The documents released under the Freedom of Information Act depict an investigation going on as the fight raged over J. Howard Marshall II's estate. Vast sections of the 100 pages of released materials - a fraction of Smith's full FBI file - are whited out, and no evidence of her involvement in such a plot is detailed.
There is no indication how authorities became aware of any alleged scheme, but agents interviewed Smith on July 3, 2000. Told why she was being questioned, "Smith began crying and denied ever making such plans," a report said.
Smith told agents that killing Pierce Marshall would not have made sense because her ex-husband's money would still be tied up in a trust, and because she believed the court battle over the fortune was nearly over, the report states. She told agents she believed the story about the plot was made up by a former lover angry that she broke off their relationship, according to the files.
"Smith adamantly denied ever contemplating such a crime," an agent wrote, and prosecutors eventually agreed the case could not go forward. An April 26, 2001 letter to the FBI from Sally Meloch, an assistant U.S. attorney, said she reviewed the reports but "determined that there is insufficient evidence to establish that there was a murder-for-hire plot by Ms. Smith to kill Pierce Marshall."
Reached at her Los Angeles office on Tuesday, Meloch didn't recall the case, but said, "Any investigations that we didn't proceed with, we couldn't comment on anyway."
Ron Rale, Smith's personal attorney during her life and the executor of her estate, said whatever allegations were made were absolutely false: "Unequivocally, there was never a murder-for-hire plot that Anna was involved in. Absolutely false. Never happened. End of story."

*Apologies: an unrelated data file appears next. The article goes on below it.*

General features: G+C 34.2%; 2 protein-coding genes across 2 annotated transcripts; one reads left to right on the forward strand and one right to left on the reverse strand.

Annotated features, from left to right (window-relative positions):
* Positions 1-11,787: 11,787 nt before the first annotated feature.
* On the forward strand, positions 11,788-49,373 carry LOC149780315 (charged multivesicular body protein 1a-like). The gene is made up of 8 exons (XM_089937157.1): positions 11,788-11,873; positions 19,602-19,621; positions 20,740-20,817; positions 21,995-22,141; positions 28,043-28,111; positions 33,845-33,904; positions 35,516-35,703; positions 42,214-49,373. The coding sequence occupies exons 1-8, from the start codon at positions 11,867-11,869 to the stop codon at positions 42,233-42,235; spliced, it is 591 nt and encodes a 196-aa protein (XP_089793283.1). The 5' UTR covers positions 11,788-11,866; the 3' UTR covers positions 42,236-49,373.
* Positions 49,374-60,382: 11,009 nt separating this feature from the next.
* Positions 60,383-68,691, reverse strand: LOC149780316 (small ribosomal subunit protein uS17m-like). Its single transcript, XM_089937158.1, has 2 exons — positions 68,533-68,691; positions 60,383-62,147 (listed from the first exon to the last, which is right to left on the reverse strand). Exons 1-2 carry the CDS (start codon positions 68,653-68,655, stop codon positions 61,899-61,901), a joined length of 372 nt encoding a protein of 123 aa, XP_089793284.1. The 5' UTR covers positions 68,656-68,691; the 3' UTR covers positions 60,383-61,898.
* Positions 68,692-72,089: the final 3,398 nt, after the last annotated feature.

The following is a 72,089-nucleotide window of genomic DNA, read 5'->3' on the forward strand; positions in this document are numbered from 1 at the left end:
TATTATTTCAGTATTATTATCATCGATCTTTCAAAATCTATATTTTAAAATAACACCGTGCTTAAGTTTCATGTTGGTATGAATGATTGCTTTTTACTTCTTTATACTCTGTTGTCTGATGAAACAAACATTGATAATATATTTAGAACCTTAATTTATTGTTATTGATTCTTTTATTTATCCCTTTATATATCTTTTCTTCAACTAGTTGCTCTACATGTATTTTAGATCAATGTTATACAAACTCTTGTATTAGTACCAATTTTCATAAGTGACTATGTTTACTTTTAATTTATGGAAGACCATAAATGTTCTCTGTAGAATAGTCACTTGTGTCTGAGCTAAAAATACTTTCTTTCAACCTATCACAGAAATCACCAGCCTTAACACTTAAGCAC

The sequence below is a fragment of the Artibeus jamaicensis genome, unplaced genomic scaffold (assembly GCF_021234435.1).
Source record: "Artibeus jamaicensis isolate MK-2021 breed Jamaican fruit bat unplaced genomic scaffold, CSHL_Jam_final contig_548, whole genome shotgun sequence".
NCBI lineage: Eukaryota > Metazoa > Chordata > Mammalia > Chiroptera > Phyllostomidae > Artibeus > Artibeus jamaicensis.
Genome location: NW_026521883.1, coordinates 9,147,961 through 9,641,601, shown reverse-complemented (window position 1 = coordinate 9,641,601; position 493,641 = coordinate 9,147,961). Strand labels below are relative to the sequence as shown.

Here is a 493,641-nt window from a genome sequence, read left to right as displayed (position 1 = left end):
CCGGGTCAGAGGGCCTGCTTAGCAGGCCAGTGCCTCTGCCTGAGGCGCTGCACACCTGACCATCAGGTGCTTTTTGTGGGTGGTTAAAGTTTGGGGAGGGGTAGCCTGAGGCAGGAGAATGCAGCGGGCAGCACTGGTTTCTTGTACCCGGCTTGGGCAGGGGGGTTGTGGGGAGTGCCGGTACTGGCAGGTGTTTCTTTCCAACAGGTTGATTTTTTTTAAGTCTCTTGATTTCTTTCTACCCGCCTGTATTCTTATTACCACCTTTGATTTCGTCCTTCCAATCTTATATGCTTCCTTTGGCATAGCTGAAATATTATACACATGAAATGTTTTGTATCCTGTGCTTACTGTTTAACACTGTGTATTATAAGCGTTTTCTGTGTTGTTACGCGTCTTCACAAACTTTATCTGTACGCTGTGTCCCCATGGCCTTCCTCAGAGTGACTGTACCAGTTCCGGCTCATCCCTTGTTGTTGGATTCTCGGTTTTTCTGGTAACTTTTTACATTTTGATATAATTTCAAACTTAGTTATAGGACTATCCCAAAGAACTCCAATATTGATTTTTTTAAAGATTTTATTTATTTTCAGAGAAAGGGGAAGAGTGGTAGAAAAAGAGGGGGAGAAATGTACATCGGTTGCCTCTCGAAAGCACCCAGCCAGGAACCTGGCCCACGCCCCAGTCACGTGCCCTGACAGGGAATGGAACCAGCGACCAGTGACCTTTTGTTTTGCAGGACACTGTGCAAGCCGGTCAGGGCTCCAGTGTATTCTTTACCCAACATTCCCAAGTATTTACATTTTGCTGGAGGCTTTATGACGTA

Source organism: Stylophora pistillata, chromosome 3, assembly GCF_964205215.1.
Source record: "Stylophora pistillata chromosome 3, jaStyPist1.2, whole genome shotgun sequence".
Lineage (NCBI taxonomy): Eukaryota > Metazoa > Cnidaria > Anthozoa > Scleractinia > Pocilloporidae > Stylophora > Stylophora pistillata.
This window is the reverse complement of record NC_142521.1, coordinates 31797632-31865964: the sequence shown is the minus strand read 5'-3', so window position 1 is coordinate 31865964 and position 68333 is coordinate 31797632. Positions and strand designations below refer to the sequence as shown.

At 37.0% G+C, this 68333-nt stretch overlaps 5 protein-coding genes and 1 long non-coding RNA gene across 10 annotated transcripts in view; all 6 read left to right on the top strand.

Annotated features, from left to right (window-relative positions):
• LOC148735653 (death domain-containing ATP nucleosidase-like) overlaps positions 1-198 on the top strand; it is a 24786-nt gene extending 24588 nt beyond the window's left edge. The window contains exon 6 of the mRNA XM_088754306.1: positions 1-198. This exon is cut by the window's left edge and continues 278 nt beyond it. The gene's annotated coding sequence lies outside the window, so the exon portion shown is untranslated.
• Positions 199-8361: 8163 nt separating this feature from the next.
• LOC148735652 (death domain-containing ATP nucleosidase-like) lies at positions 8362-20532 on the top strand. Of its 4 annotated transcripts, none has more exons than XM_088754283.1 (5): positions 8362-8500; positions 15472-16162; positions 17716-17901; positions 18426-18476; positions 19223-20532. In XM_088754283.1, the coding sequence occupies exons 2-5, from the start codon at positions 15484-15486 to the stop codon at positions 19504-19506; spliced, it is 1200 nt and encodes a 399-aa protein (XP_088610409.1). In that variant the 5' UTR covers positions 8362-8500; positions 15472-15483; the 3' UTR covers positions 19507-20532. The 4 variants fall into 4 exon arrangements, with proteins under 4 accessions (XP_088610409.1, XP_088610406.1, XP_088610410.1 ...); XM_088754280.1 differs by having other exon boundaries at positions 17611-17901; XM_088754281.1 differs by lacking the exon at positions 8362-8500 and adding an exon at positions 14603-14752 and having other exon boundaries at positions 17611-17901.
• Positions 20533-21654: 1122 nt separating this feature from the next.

An attorney for the Marshall estate, including for the younger Marshall's widow, said he couldn't comment. A spokesman for the family, David Margulies, said the family was aware of the FBI investigation but didn't wish to comment further.
But Rusty Hardin, a Houston attorney and longtime Marshall family friend, laughed upon hearing of the alleged plot.
"I don't think I ever saw any credible evidence," he said. "I do not remember ever being concerned about whether she was trying to have him killed."
Smith was 26 when she wed the 89-year-old Marshall, owner of Great Northern Oil Co., whose wealth was estimated by Forbes to be $550 million in 1992. They met while she was a topless dancer at a Texas strip club.
He died of natural causes in 1995, little more than a year after they wed. His son died in 2006 at age 67 of an infection and Smith died of a drug overdose a year later at age 39 after collapsing in her South Florida hotel room.
The FBI files show a .357-caliber Smith and Wesson revolver was confiscated from Smith's home, along with a 3½-inch stainless steel knife and, for reasons that were not explained, a black-and-orange hat described as "Dr. Seuss." All three objects were returned to her about seven months later.
The dispute between Smith and the Marshall estate has bounced around courts for years. The Supreme Court ruled unanimously in 2006 that Smith could pursue her late husband's fortune. The money became a factor after Smith's death, too, with Stern, her mother, and another boyfriend all fighting over an estate that ultimately will go to her daughter, who is now 3.
Smith's lawyer and companion Howard K. Stern and two doctors, Dr. Sandeep Kapoor and Dr. Khristine Eroshevich, are charged in California with helping the model obtain drugs that ultimately killed her. All have pleaded not guilty.
Associated Press Writer Linda Stewart Ball in Dallas contributed to this report.